My mum used to buy my brother and I brioche when we were kids because I think we preferred it to bread…..it was only ever the tear and share plastic-wrapped version, but we loved it all the same. I’ve had a soft spot for it ever since, and now that I have a reliable recipe and the technical know-how to pull it off, I probably eat it more often than I should. I’ve tried several different recipes from domestic cookery books, but I don’t think I ever got the method quite right. It’s incredibly frustrating when you follow a recipe by the letter, only to be left with a sticky, greasy mess that you don’t really know what to do with. It wasn’t until I watched it being made, rolled and baked by a professional that I started to understand the process.
407g strong white flour
10g fine salt
49g caster sugar
6g dried yeast or 12g fresh yeast
264g whole egg
20g milk (cold)
244g unsalted butter (cold)
1. Put the flour, salt, sugar and yeast into the bowl of an electric mixer fitted with the dough hook attachment – mix on medium speed until combined
2. Lightly whisk together the whole egg and milk – drizzle into the flour and continue to mix until smooth and elastic (about 4-5 minutes on medium speed)
3. Place the block of cold butter between two sheets of baking parchment – using a rolling pin or the base of a clean saucepan, beat the butter until pliable (the butter must be cold but supple when added, otherwise it will not mix well with the dough)
4. Whilst mixing on medium speed as before, start by adding half the butter to the dough – as soon as it is well combined, add the remaining butter – continue mixing until the dough is smooth and shiny, and starts to come away a little from the sides of the bowl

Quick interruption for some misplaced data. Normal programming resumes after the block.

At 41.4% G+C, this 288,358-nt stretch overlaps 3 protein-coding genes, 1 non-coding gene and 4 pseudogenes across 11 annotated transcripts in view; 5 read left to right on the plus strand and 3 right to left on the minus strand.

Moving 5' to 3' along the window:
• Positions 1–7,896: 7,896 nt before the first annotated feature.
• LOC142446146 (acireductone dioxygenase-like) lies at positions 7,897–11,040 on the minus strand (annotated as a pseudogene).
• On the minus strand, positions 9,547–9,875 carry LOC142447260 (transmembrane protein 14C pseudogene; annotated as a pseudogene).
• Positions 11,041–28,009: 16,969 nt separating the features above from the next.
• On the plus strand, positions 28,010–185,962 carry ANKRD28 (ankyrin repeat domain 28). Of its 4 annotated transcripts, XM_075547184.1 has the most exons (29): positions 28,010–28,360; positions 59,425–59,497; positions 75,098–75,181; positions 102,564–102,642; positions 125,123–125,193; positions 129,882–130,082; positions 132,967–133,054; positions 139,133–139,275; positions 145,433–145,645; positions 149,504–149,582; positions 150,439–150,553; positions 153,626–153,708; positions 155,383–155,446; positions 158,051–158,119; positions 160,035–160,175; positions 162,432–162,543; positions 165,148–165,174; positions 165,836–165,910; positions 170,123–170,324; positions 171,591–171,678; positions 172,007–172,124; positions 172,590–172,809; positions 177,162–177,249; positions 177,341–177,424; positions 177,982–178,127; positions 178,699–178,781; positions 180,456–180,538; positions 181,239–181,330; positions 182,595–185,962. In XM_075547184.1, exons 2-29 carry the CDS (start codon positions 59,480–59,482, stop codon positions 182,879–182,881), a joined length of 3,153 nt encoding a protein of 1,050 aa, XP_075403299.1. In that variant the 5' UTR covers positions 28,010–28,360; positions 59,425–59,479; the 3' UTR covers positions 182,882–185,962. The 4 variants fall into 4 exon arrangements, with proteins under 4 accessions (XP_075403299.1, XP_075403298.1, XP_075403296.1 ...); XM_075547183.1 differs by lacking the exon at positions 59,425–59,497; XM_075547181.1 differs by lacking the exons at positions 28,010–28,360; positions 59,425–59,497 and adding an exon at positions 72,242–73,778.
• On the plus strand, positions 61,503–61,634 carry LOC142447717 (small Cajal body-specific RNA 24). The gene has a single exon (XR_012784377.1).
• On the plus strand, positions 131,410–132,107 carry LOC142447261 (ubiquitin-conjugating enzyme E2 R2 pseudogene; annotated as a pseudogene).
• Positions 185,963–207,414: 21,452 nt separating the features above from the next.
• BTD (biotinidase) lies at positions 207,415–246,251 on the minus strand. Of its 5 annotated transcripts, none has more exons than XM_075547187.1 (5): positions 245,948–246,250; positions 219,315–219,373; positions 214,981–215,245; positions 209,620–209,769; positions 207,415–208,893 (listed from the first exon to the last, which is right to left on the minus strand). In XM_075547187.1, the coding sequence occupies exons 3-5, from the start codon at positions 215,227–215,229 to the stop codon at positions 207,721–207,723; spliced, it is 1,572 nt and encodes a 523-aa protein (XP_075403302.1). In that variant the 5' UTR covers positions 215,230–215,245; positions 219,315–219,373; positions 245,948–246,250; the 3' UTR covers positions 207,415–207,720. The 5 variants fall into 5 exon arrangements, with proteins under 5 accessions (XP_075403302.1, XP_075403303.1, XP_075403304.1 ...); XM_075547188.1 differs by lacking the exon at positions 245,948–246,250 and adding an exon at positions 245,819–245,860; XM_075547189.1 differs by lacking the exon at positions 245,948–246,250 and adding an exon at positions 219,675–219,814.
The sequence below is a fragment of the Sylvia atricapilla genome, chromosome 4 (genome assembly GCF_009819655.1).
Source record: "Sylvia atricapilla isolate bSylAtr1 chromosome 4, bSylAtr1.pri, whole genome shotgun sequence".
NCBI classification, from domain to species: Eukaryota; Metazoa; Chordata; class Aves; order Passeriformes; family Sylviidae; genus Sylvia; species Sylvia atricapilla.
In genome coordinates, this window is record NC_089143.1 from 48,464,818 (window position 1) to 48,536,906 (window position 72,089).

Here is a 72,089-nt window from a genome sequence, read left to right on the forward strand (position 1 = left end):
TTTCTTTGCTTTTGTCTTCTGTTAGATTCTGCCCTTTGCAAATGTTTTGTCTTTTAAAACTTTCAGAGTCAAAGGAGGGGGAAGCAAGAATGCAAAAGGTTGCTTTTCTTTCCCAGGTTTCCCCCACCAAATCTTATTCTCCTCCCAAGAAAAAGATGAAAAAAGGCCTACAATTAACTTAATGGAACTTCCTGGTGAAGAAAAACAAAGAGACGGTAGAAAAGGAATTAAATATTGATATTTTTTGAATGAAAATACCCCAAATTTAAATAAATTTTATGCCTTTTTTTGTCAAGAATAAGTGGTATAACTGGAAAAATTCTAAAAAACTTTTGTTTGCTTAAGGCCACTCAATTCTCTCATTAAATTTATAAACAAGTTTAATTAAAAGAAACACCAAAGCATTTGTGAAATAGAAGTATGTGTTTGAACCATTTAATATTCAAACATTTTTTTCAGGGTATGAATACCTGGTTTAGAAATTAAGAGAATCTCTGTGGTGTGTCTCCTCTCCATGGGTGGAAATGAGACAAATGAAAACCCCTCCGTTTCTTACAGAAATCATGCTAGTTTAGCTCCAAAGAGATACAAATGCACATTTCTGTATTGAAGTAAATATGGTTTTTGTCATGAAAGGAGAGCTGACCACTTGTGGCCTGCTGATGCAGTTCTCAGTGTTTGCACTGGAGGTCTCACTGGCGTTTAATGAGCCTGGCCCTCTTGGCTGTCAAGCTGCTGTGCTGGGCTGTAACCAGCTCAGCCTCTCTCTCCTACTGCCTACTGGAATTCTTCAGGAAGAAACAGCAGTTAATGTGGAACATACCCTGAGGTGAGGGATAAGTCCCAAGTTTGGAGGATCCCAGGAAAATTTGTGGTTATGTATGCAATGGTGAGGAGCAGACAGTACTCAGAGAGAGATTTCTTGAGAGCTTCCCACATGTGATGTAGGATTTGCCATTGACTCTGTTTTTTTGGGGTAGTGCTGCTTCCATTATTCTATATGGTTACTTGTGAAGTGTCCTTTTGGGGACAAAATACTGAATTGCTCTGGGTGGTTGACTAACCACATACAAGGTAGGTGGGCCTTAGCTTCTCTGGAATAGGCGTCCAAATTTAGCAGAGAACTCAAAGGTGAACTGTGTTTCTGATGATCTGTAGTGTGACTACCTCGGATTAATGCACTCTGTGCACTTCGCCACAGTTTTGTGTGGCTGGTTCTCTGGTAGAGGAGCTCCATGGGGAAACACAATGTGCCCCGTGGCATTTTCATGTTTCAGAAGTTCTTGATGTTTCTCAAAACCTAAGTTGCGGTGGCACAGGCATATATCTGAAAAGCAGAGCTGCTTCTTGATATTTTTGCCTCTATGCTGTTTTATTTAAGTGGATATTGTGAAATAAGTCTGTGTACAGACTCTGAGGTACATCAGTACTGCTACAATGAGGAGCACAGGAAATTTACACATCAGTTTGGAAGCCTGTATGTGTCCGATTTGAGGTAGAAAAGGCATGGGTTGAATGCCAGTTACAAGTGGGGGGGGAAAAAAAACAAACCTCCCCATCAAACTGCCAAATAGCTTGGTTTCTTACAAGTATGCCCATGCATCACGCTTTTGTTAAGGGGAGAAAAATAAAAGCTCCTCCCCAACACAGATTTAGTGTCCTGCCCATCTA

5. Place the dough into a lightly floured bowl, cover tightly with cling film and rest in the fridge for at least 6 hours or overnight
Once the dough has been very well chilled and rested, divide it up into pieces weighing between 40-50g. Now roll the pieces into balls – press each piece of dough firmly against the work surface with the palm of your hand, then hook your thumb and little finger around it to form a ball. Lightly flour the work surface, but don’t get carried away as too much flour will make the dough dry. Each ball needs to be as tight and as smooth as possible. The dough will start to get very sticky as soon as it gets warm, so roll as quickly as you can. It helps if you can find somewhere relatively cool to work.
Lightly grease your baking tins before placing the balls of dough inside – sit them relatively close together but not touching (imagine that once the dough has risen the pieces will connect forming the loaf). The tins pictured above are small non-stick loaf tins; a slightly larger model would hold four 40g pieces comfortably. Once the balls of dough are safely inside, wrap the tins loosely with cling film and leave at room temperature for at least two hours (CAREFUL…..anywhere too warm and the butter will start to melt!). Brioche dough does take some time to rise, so be patient…..2-3 hours normally does it. Just before baking brush each loaf with beaten egg yolk. Cook the brioche at 180°C for roughly 12 minutes (the baking time obviously depends a lot on the size of your loaf), turning after the first 6, until golden brown. Wait a few minutes before removing from the tin, then leave to cool completely on a wire rack.